The MAC will be the key venue with added value for families and large groups as it already has some family facilities. Service development here will include activities and features that offer value to families e.g. a briefly play your own music targeted at children who already play a musical instrument, provision of a bouncy castle, a face painter and other children’s games to engage them etc . The MAC service geared towards families with children will be a daytime to early evening experience and then it will transition into a similar atmosphere like the Yardbird geared more towards adults.
Branding: The Harmonic Festival itself requires a total rebranding in order to increase its brand equity especially in the area of awareness. The logo needs to be revamped as it still has the year 2010 in it.
Penetration policy will be adopted with different prices based on adult and child tickets. Group ticketing will also be offered. Of all the segments targeted only the family and community segment look for good value for money, the rest are not so price sensitive. There will be:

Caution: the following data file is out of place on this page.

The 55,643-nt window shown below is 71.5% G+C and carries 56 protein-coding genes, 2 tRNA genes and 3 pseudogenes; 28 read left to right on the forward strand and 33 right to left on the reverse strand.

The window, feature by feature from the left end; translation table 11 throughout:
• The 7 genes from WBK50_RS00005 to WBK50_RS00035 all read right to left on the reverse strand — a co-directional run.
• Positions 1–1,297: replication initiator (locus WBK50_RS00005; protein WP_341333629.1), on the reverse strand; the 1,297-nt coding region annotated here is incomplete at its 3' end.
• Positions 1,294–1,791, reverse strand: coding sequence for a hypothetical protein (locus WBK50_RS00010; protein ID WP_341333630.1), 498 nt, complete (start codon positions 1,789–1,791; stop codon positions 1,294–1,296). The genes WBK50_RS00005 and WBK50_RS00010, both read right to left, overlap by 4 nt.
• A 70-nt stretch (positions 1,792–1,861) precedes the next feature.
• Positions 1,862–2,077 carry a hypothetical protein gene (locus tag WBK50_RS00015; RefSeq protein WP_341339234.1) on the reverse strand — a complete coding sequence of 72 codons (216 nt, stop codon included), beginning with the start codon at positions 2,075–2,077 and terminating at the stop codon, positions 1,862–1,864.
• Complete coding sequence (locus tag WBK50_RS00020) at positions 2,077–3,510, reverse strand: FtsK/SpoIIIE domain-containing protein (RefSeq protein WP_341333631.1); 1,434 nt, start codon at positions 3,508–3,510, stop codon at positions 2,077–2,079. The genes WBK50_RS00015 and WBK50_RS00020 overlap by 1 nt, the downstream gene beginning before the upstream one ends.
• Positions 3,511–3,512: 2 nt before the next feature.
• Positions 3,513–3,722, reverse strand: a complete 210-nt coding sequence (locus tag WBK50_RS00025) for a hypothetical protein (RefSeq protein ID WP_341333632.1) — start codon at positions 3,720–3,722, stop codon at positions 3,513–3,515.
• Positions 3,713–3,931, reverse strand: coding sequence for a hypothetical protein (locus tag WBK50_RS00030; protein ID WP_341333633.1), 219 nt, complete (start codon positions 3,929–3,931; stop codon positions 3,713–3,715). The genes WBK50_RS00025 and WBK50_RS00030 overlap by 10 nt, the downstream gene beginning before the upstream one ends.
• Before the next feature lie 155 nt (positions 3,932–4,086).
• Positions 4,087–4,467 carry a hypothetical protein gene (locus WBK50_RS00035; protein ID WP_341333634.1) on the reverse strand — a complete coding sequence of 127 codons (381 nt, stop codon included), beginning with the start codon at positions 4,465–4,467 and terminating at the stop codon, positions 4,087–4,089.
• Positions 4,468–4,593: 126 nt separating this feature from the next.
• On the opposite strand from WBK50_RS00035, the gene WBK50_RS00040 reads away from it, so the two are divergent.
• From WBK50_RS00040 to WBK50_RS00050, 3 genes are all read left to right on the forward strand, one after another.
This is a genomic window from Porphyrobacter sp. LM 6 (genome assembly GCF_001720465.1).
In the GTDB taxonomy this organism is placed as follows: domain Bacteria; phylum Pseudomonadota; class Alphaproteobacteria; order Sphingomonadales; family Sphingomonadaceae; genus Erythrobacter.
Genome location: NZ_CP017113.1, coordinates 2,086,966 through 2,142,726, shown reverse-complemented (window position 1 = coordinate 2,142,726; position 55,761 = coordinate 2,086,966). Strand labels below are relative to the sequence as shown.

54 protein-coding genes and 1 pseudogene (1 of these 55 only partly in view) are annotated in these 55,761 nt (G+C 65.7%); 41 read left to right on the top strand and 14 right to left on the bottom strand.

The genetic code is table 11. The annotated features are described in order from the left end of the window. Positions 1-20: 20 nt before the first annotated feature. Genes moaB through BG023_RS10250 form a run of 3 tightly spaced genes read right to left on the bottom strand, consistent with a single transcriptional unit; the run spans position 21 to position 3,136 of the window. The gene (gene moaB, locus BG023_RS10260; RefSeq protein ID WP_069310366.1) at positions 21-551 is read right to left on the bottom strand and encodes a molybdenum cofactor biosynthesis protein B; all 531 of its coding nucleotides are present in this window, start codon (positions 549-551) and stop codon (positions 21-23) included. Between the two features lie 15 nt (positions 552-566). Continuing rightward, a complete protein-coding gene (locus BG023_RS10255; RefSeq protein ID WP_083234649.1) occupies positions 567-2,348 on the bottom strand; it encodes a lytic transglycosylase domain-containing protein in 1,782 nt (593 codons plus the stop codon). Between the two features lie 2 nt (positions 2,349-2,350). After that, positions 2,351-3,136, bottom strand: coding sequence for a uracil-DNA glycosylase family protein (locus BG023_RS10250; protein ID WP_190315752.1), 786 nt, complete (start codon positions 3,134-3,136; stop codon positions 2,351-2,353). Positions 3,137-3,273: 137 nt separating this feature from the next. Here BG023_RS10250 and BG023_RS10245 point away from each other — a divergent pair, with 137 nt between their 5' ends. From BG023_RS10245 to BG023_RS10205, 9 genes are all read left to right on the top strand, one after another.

Individual Tickets broken into Adult and Child tickets
Adult ticket = £35 (whole weekend), £8 – £12 (Individual shows)
Child ticket = £17 (whole weekend), £4 – £6 (individual shows)
Adult ticket = £25 (Saturday only)
Child Ticket = £13 (Saturday only)
Buy 2 adult tickets, get one child ticket free
Buy 4 adult tickets pay for 3
The incumbent promotion methods will be maintained. These are use of:
Journalists for editorials
Website (Effectiveness to be increased)
Social Media- facebook, twitter, LinkedIn, MySpace (Effectiveness to be increased)
Word of mouth
In-venue advertising (new)
Posters and magazines (new – limited use due to cost)